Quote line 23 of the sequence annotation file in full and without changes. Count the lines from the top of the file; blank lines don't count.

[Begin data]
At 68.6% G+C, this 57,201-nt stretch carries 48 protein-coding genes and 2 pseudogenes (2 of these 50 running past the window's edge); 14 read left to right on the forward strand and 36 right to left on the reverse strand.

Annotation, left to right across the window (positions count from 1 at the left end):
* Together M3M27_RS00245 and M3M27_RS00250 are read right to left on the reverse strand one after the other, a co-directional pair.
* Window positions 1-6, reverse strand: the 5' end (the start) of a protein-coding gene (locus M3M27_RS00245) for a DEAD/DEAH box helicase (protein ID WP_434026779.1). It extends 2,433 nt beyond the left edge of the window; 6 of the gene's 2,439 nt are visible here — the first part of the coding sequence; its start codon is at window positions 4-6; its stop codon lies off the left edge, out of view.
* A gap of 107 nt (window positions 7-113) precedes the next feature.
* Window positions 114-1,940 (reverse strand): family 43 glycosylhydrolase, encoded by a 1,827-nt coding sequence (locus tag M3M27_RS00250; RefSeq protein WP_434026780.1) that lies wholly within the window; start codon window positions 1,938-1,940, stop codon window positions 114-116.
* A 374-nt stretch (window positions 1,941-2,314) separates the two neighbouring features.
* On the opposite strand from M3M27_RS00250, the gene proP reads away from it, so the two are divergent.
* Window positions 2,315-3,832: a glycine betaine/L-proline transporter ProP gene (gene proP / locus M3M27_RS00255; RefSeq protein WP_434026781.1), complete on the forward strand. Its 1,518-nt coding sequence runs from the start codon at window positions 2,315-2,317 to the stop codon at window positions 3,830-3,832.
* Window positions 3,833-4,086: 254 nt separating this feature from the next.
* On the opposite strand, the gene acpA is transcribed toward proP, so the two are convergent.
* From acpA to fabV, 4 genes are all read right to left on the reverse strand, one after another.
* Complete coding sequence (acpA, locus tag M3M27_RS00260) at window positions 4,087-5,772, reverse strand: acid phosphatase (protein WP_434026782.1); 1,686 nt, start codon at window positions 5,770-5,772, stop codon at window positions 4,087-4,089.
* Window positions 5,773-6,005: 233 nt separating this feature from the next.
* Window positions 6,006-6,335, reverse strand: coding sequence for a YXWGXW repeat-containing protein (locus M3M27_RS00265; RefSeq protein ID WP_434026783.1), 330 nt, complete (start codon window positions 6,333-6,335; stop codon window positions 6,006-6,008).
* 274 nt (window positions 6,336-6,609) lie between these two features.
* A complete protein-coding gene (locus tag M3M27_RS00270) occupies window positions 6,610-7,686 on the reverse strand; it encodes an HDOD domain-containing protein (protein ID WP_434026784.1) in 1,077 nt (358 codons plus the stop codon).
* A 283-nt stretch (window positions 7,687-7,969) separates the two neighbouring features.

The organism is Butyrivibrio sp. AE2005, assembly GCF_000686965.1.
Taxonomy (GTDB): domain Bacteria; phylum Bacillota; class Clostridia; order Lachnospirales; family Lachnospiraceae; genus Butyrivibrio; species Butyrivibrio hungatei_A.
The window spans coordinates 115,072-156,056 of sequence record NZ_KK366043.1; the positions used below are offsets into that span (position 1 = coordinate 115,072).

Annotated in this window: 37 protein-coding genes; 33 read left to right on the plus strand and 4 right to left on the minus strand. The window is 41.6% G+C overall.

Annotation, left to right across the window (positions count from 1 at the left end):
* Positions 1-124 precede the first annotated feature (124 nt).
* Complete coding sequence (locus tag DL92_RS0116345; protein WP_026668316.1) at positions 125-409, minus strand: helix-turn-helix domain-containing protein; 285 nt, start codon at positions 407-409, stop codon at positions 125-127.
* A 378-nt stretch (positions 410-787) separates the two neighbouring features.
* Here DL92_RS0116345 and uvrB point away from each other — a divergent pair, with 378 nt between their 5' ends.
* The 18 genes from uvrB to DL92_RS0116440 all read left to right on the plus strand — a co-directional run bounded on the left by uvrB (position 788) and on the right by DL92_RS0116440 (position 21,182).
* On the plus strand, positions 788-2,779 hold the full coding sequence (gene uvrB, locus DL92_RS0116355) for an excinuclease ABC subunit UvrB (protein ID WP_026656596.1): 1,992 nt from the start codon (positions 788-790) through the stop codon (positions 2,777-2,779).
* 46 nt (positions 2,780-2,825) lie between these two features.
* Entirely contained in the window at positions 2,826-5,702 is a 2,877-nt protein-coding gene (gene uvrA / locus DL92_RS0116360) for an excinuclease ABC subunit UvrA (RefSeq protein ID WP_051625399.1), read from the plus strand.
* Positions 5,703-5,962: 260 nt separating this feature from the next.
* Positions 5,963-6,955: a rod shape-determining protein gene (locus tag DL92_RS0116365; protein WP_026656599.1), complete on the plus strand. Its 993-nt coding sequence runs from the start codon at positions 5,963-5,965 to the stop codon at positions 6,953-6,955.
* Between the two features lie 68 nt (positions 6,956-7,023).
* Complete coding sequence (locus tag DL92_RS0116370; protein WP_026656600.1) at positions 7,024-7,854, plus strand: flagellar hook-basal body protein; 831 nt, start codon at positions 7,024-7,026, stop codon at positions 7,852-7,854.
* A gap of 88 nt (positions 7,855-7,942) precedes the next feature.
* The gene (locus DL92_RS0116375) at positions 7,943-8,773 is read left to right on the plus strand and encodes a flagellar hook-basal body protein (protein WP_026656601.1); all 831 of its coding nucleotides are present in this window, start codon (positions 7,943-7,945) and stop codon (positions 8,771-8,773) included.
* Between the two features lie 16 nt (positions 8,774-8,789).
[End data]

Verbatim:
Annotation, left to right across the window (positions count from 1 at the left end):